At a Manchester high school, Romney entered the stage for a town hall with new supporter John McCain, who won New Hampshire’s primary in 2000 and 2008. After brief speeches in which McCain called on New Hampshire to “catapult [Romney] to victory” with a big showing, they opened up the floor to questions. First up? A self-proclaimed “Occupy Boston” and “Occupy New Hampshire” activist, who challenged Romney to defend his famous “corporations are people” line.
Clearly used to it at this point, Romney launched into a lengthy, detailed, and impressively delivered explanation of how he views corporations as “collections of people that are trying to have good jobs for themselves” rather than just “buildings.” He even mixed it up on a follow up question about whether retained earnings that corporations sit on rather than invest are still productive.
“When a business has profit it can do good things,” he replied.
One woman asked why he favored increasing health care costs, (“I don’t think anyone is in favor of seeing rising health care costs”). A Chinese-American immigrant said she felt his China-bashing rhetoric was “degrading” to Asians.
“I hope I haven’t put any Asians down,” he said, adding he supported legal immigration of all kinds.
Trying to out-conservatives the conservatives may play in Iowa, but New Hampshire Republicans would be Democrats in any other state (they're the opposite of Kentucky Democrats, who would be Teabaggers in any other state.) The discriminating Granite State voter is not stupid. They pay attention to Romney's sea change on social policies and his anti-Occupy rhetoric, and they're not thrilled with him at all.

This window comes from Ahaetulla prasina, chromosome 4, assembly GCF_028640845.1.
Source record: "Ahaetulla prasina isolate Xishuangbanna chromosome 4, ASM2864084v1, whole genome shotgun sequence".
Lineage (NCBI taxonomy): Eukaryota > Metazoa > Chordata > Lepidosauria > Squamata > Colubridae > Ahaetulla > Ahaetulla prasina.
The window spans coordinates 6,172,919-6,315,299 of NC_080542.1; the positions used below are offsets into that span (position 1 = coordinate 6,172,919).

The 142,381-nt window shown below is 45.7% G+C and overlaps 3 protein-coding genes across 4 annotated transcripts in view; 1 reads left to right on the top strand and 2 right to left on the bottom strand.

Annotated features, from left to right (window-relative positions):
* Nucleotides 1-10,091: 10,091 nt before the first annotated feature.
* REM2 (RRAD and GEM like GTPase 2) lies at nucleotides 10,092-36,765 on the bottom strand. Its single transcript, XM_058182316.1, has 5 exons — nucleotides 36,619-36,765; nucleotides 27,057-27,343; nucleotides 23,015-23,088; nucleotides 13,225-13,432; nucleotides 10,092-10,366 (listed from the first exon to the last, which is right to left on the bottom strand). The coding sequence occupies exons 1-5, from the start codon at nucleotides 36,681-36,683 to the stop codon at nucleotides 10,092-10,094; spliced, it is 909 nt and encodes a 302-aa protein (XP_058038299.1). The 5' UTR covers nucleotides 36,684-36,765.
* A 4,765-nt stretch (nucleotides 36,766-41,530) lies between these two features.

They'll still hold their nose and vote for him. But it's entirely possible he's not the dead sure lock he was last night to win the state going away.
Oh, and in that "lengthy, detailed, and impressively delivered explanation" of Republinomics, Romney asked that Occupy New Hampshire activist to name a country with a higher per capita than the US. Turns out there's several.
Driving home today, I heard a segment on NPR (couldn’t find it online) reporting on Romney facing a tough crowd in New Hampshire. One of the exchanges that caught my attention was Romney’s response to a question from a voter dissatisfied with “trickle down” economics. Romney fired back with a dare to “name one country with the same GDP per capita” as the US—implying that the US economy was (relatively?) successful because it was the richest in the world.
There’s two problems with that statement: The first is that it’s not true. The second is that GDP per capita is not the best metric.
To answer Romney’s challenge, I can name at least six countries with GDP per capita (using purchasing power parity) higher than the US:
The above figures come from the IMF which ranks the US seventh, with a GDP per capita of $46,860 (see full list). Of course, other institutions use different measures. For example, our very own CIA ranks the US ninth (the other countries that sneak into the top ranks are Kuwait and Liechtenstein).
- Qatar ($88,222)
- Luxembourg ($81,466)
- Singapore ($56,694)
- Norway ($51,959)
- Brunei ($48,333)
- United Arab Emirates ($47,439)
So please, I want to see Mitt use this claim again in a debate soon, and someone to slam his crank in the door when he does.